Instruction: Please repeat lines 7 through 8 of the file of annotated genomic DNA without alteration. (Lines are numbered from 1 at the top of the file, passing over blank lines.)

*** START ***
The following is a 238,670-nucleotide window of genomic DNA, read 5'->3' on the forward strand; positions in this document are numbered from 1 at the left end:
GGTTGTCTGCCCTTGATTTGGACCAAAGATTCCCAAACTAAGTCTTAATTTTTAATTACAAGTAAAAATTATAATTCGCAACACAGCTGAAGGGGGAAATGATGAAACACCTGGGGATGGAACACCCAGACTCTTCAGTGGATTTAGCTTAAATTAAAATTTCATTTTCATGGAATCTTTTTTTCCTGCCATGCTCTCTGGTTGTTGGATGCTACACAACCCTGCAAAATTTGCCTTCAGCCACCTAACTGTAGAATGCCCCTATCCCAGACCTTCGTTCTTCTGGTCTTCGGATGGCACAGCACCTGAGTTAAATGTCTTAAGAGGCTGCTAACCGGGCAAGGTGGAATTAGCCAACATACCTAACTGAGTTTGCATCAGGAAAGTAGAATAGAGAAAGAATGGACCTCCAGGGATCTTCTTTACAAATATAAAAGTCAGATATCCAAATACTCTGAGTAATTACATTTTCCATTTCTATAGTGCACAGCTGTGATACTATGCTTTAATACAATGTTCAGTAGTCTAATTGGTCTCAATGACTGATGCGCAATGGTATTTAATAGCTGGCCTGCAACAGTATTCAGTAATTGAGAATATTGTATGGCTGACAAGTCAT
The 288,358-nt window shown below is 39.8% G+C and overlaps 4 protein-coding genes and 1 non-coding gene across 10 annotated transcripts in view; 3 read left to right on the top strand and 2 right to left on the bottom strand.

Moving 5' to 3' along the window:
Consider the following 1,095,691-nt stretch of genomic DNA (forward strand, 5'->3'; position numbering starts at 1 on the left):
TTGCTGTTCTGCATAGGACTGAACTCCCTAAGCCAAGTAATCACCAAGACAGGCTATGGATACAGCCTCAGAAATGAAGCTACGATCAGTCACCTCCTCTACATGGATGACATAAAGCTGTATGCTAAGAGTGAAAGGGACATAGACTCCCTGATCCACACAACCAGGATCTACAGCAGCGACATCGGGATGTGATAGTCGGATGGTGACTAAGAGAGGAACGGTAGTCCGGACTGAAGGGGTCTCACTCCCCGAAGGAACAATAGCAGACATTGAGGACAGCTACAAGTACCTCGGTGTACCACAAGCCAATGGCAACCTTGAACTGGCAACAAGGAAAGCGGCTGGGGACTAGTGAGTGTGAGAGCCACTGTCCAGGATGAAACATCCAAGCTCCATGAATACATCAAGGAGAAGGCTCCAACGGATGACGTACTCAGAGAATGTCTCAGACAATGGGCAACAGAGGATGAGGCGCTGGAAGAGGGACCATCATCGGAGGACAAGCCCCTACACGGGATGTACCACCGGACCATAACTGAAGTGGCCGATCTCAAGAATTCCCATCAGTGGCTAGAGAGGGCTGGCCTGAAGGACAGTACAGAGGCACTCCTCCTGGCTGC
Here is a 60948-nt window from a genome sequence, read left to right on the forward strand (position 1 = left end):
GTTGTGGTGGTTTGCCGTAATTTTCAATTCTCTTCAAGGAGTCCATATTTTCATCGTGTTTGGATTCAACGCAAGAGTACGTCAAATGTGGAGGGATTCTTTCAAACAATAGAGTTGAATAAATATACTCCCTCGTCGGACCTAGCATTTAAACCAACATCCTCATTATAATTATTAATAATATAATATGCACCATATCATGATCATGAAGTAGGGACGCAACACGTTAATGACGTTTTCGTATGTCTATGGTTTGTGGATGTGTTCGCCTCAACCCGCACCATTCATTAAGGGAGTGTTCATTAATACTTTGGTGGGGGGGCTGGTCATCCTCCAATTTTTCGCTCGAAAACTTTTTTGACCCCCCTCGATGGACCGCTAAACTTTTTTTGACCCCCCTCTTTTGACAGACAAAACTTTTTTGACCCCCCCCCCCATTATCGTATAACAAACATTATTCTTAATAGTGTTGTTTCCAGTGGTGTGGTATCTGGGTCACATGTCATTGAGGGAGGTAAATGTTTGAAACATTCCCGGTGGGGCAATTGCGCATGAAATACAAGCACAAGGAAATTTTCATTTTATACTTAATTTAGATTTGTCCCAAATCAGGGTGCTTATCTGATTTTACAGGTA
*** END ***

Here is a 60948-nt window from a genome sequence, read left to right on the forward strand (position 1 = left end):
GTTGTGGTGGTTTGCCGTAATTTTCAATTCTCTTCAAGGAGTCCATATTTTCATCGTGTTTGGATTCAACGCAAGAGTACGTCAAATGTGGAGGGATTCTTTCAAACAATAGAGTTGAATAAATATACTCCCTCGTCGGACCTAGCATTTAAACCAACATCCTCATTATAATTATTAATAATATAATATGCACCATATCATGATCATGAAGTAGGGACGCAACACGTTAATGACGTTTTCGTATGTCTATGGTTTGTGGATGTGTTCGCCTCAACCCGCACCATTCATTAAGGGAGTGTTCATTAATACTTTGGTGGGGGGGCTGGTCATCCTCCAATTTTTCGCTCGAAAACTTTTTTGACCCCCCTCGATGGACCGCTAAACTTTTTTTGACCCCCCTCTTTTGACAGACAAAACTTTTTTGACCCCCCCCCCCATTATCGTATAACAAACATTATTCTTAATAGTGTTGTTTCCAGTGGTGTGGTATCTGGGTCACATGTCATTGAGGGAGGTAAATGTTTGAAACATTCCCGGTGGGGCAATTGCGCATGAAATACAAGCACAAGGAAATTTTCATTTTATACTTAATTTAGATTTGTCCCAAATCAGGGTGCTTATCTGATTTTACAGGTA